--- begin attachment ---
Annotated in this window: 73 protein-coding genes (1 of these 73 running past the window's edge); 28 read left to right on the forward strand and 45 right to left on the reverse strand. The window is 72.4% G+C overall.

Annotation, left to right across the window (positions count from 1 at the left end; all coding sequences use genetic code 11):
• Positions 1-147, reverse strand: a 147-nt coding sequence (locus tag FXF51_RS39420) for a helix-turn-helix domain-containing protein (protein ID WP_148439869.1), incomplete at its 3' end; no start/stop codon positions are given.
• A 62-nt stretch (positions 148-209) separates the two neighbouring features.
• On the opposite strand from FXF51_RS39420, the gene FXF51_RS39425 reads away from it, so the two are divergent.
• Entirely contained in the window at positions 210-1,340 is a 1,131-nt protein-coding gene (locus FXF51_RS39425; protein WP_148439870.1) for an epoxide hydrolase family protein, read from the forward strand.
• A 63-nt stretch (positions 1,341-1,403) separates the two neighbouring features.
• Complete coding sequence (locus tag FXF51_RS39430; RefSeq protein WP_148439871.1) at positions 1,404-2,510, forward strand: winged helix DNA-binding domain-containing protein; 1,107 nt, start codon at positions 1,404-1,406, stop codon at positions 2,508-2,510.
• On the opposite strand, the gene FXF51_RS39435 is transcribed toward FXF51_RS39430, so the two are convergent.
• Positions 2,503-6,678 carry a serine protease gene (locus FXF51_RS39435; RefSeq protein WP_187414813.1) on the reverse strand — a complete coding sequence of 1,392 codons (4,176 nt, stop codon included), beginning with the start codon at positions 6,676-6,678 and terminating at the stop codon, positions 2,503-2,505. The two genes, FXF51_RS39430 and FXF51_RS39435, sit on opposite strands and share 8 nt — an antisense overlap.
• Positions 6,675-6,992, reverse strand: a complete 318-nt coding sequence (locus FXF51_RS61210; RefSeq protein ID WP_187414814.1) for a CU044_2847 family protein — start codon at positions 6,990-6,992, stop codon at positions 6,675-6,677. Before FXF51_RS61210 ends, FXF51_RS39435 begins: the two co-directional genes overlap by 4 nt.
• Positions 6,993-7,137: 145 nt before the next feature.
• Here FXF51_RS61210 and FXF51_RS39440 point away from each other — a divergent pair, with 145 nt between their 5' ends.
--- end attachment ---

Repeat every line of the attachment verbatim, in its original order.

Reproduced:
Annotated in this window: 73 protein-coding genes (1 of these 73 running past the window's edge); 28 read left to right on the forward strand and 45 right to left on the reverse strand. The window is 72.4% G+C overall.

Annotation, left to right across the window (positions count from 1 at the left end; all coding sequences use genetic code 11):
• Positions 1-147, reverse strand: a 147-nt coding sequence (locus tag FXF51_RS39420) for a helix-turn-helix domain-containing protein (protein ID WP_148439869.1), incomplete at its 3' end; no start/stop codon positions are given.
• A 62-nt stretch (positions 148-209) separates the two neighbouring features.
• On the opposite strand from FXF51_RS39420, the gene FXF51_RS39425 reads away from it, so the two are divergent.
• Entirely contained in the window at positions 210-1,340 is a 1,131-nt protein-coding gene (locus FXF51_RS39425; protein WP_148439870.1) for an epoxide hydrolase family protein, read from the forward strand.
• A 63-nt stretch (positions 1,341-1,403) separates the two neighbouring features.
• Complete coding sequence (locus tag FXF51_RS39430; RefSeq protein WP_148439871.1) at positions 1,404-2,510, forward strand: winged helix DNA-binding domain-containing protein; 1,107 nt, start codon at positions 1,404-1,406, stop codon at positions 2,508-2,510.
• On the opposite strand, the gene FXF51_RS39435 is transcribed toward FXF51_RS39430, so the two are convergent.
• Positions 2,503-6,678 carry a serine protease gene (locus FXF51_RS39435; RefSeq protein WP_187414813.1) on the reverse strand — a complete coding sequence of 1,392 codons (4,176 nt, stop codon included), beginning with the start codon at positions 6,676-6,678 and terminating at the stop codon, positions 2,503-2,505. The two genes, FXF51_RS39430 and FXF51_RS39435, sit on opposite strands and share 8 nt — an antisense overlap.
• Positions 6,675-6,992, reverse strand: a complete 318-nt coding sequence (locus FXF51_RS61210; RefSeq protein ID WP_187414814.1) for a CU044_2847 family protein — start codon at positions 6,990-6,992, stop codon at positions 6,675-6,677. Before FXF51_RS61210 ends, FXF51_RS39435 begins: the two co-directional genes overlap by 4 nt.
• Positions 6,993-7,137: 145 nt before the next feature.
• Here FXF51_RS61210 and FXF51_RS39440 point away from each other — a divergent pair, with 145 nt between their 5' ends.